Group Photo Poses & Tips From 13 Wedding Pros
After polling 252 photographers in our community, we found that 44% struggled with creating unique group photo poses, making it the biggest pain-point for portrait and wedding photographers.
There is nothing more chaotic than trying to wrangle a group of people for a photo and then have to worry about lighting, posing, and expressions. These are some of the most valuable images you will capture during a wedding day and we know just how stressful they can be.
We reached out to 13 of our award-winning wedding photographers to help us answer the following question:
What are some posing tips you would recommend to beginners fearful of group portrait photography?
Getting a great group photo pose is all in the small details and you’ll see that all of these incredible artists focus on different aspects of posing to get to an image their clients fall in love with. See what words of wisdom they have for posing groups:
“My approach to photographing people (whether on their own or in a group setting) is to make them look and feel beautiful and natural at the same time. The trick is to combine the beauty of a pose with the natural feel of something candid.
In this particular image, my first version of it was with everyone looking into the camera and smiling with a more traditional feel. I will almost always do that first. Then, I literally asked every person to look in a specific direction and interact with someone. I posed each individual then made them laugh to break the stiffness a bit and the result is a well-posed image but with a candid feel.”
“When I have a larger group together I really like to break up your traditional formation and either find some steps to get some height changes in the group or find some chairs and have some sitting and some standing. This helps the bridal party be able to use the chairs to pose, and it makes it easier to pose off of one another.
Once I get the group into formation I lead them into a conversation about giving me a confident smirk. We don’t want to have some people smiling too hard and others looking like they are angry. So I will usually tell them to think Vanity Fair covers or Zoolander “Blue Steel”. Once I drop the Zoolander term they know exactly what I am looking for!”
“Sometimes you will come across a group and one or two of the wedding party stands noticeably above the rest, including the bride and groom. This example shows one of the groomsmen standing tall, all 6’5” of him, which presented the challenge of how to photograph the group without his height being a distraction while maintaining focus on the bride and groom. The trick? Stairs! I used steps in this photo, to create two diagonal lines, with the tallest at the back, creating suggested lines leading to the point of interest… the bride and groom. “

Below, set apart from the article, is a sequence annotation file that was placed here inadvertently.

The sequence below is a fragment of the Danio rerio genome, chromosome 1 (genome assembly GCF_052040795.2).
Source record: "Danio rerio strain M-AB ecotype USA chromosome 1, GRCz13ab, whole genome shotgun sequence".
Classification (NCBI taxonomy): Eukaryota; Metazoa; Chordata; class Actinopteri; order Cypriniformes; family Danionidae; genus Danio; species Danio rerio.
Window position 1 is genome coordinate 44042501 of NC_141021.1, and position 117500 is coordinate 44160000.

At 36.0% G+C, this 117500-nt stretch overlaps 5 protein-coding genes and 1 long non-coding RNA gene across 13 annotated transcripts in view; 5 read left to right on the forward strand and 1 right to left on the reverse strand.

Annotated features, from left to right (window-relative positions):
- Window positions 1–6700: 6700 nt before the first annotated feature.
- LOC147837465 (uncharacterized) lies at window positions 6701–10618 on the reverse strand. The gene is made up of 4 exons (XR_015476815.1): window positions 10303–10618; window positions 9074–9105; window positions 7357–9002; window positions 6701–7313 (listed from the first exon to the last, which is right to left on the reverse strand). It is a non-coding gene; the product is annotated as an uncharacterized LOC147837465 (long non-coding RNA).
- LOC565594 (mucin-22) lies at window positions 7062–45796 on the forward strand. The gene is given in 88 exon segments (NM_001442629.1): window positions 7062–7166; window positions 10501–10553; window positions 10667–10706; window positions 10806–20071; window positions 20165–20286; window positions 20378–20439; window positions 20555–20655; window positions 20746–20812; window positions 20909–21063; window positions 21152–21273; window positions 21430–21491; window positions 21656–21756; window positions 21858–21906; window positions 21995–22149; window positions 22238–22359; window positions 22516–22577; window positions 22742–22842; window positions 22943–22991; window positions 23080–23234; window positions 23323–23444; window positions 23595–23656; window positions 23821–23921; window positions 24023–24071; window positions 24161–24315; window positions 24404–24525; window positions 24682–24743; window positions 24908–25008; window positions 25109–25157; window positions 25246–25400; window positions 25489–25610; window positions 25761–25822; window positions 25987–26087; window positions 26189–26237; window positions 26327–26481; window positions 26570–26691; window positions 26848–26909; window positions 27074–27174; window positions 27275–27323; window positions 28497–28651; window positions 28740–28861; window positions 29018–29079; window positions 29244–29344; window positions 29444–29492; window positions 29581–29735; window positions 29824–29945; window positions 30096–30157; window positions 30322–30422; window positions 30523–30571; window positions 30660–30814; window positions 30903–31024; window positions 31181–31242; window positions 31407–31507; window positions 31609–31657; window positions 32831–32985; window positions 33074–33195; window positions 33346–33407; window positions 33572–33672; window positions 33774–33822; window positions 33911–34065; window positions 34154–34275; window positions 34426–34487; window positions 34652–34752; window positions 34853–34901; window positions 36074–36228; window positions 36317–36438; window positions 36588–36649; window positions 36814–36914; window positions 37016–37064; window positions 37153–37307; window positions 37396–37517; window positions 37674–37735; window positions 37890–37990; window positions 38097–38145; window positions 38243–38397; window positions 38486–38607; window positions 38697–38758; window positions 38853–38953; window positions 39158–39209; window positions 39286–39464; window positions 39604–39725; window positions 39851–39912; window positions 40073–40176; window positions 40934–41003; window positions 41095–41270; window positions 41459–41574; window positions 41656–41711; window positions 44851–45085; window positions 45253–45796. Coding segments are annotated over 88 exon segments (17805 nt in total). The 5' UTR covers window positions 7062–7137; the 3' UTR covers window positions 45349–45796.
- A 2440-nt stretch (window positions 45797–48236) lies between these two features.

“I try to switch things up a bit during group photos, bringing out a few chairs is an easy way to add a bit of attitude and a Vogue-like-vibe, which my clients love. I take one shot where I ask them to all give me their best fierce fashion pose and for the next shot, I tell them cheesy joke so they all crack up. The whole set up is quick, efficient, and fun!”
“As photographers, we love to create cool shots and capture moments and so we often get bored with these family portraits, but I force myself to realize that it could be their last photo with their loved ones (especially thinking about grandparents). I am always making sure you can see the connection between them, and so I will look at their hands and tell them to hold each other; they are a family, not a football team! So the hand placement is what I am looking at, making sure they are all connected.”
“First, I think about peoples’ 3 biggest insecurities: their nose, their neck, and their arms. Never have their nose cross their lips, it’s visually unflattering and tends to exaggerate the areas that people try to hide. Have clients push their head slightly forward, but avoid over-stretching or they’ll all appear to be turtling. Arms should be kept off the body, at least slightly, to accentuate not only the shape of the torso but also to avoid having the upper arms pancake out while pressed against the body.
Additionally, make sure the arms are bent, allowing them to engage and create a more picturesque shape.”
“Try to look at big groups of people as an excellent opportunity to challenge yourself to create high fashion shots that can wow a client. Any form of group portraiture will be time-consuming due to the fact that you need to pose/guide each and every individual.
Don’t memorize a pose beforehand, understand what flattering posing looks like and then guide your subjects accordingly. Giving them poses that flatter their body or personality will yield more authentic results. Visualize the end picture and work around that.”